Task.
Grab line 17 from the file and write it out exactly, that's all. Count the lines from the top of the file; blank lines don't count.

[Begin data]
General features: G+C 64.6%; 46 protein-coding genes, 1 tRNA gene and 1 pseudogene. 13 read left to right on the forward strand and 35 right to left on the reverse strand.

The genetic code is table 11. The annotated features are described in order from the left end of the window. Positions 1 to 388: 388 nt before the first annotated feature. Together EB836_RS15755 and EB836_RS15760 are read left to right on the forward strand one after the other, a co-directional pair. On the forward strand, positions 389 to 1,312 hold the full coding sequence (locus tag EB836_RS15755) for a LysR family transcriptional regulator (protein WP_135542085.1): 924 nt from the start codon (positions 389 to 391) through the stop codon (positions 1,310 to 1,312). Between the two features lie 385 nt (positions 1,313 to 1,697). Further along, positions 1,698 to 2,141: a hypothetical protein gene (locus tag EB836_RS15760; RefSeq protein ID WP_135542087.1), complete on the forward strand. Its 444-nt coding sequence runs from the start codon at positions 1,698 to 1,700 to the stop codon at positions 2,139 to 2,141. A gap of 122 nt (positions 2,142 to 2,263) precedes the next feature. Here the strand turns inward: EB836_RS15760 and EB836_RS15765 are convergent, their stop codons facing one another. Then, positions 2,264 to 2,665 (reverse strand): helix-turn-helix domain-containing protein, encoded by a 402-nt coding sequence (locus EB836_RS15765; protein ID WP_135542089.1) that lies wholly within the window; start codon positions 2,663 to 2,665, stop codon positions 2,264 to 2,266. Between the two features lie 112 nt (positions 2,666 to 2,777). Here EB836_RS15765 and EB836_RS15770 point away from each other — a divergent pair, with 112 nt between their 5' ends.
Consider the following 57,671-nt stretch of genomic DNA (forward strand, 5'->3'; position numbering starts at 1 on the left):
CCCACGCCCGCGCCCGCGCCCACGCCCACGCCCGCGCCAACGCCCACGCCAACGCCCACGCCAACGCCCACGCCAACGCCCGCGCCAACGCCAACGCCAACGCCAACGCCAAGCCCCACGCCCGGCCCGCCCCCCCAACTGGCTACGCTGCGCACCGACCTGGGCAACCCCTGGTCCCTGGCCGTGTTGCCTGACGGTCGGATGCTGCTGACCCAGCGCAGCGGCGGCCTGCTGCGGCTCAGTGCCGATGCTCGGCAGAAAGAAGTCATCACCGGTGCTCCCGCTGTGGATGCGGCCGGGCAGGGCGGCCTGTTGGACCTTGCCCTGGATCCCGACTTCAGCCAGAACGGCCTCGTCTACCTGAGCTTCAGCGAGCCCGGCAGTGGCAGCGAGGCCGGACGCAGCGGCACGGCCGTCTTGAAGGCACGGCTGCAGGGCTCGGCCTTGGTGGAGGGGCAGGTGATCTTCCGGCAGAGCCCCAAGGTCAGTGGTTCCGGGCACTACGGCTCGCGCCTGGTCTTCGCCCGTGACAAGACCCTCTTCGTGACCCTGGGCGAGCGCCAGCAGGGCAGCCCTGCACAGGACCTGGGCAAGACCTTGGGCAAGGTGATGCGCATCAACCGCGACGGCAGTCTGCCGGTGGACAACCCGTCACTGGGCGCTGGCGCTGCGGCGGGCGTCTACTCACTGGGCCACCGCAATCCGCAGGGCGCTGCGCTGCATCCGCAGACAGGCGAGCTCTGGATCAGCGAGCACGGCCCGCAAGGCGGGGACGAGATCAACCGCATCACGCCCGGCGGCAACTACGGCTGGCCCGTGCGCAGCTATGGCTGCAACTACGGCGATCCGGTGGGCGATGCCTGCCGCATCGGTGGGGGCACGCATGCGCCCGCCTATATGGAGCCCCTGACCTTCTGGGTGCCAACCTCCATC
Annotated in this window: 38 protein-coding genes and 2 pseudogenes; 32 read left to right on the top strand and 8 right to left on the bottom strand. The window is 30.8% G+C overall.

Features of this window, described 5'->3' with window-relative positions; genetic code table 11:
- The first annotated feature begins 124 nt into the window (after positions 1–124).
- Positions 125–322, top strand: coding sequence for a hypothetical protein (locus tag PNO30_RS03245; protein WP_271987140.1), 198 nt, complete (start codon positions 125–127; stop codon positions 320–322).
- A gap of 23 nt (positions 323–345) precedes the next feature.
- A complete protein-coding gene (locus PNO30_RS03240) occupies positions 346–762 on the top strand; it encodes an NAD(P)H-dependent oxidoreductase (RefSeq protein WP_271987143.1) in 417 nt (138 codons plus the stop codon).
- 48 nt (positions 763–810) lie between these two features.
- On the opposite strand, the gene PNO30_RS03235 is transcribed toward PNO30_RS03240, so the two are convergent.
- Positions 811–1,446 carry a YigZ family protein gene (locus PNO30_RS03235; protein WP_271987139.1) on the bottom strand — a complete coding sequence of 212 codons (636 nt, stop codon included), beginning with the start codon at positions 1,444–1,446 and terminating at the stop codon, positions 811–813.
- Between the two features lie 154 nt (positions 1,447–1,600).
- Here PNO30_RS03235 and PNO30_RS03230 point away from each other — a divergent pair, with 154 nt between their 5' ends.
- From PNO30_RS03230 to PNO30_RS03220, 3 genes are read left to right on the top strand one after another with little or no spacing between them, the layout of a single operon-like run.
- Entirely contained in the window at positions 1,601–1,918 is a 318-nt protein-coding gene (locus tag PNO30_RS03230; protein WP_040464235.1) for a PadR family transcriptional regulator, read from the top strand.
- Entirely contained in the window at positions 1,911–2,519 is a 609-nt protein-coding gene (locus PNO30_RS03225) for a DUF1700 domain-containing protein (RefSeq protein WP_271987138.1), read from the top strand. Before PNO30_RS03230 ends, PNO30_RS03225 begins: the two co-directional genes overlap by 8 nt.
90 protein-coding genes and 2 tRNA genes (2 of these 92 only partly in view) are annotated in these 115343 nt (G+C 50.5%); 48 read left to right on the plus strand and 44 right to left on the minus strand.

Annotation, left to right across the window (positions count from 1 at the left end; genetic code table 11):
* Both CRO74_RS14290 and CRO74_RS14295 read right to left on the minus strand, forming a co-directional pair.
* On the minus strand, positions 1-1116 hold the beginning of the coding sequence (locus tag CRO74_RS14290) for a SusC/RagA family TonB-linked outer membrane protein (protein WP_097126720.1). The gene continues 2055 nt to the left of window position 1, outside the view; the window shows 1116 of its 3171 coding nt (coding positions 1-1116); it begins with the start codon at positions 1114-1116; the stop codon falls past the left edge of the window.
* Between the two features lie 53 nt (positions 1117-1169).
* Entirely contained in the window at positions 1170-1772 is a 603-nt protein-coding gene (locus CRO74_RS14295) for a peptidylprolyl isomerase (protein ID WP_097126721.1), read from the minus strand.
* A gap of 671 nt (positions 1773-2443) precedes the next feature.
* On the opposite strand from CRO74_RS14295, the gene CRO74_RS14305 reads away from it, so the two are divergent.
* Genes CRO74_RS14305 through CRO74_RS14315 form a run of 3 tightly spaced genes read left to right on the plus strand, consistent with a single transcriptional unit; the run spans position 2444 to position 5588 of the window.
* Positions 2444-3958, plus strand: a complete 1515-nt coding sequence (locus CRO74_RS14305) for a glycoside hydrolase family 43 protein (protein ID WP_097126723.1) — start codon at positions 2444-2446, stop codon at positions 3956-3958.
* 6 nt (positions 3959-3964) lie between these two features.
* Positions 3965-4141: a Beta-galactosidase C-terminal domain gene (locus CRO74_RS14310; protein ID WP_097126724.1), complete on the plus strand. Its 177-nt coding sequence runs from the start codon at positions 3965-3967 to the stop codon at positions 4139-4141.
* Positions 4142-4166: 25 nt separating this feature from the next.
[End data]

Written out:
- Entirely contained in the window at positions 1,601–1,918 is a 318-nt protein-coding gene (locus tag PNO30_RS03230; protein WP_040464235.1) for a PadR family transcriptional regulator, read from the top strand.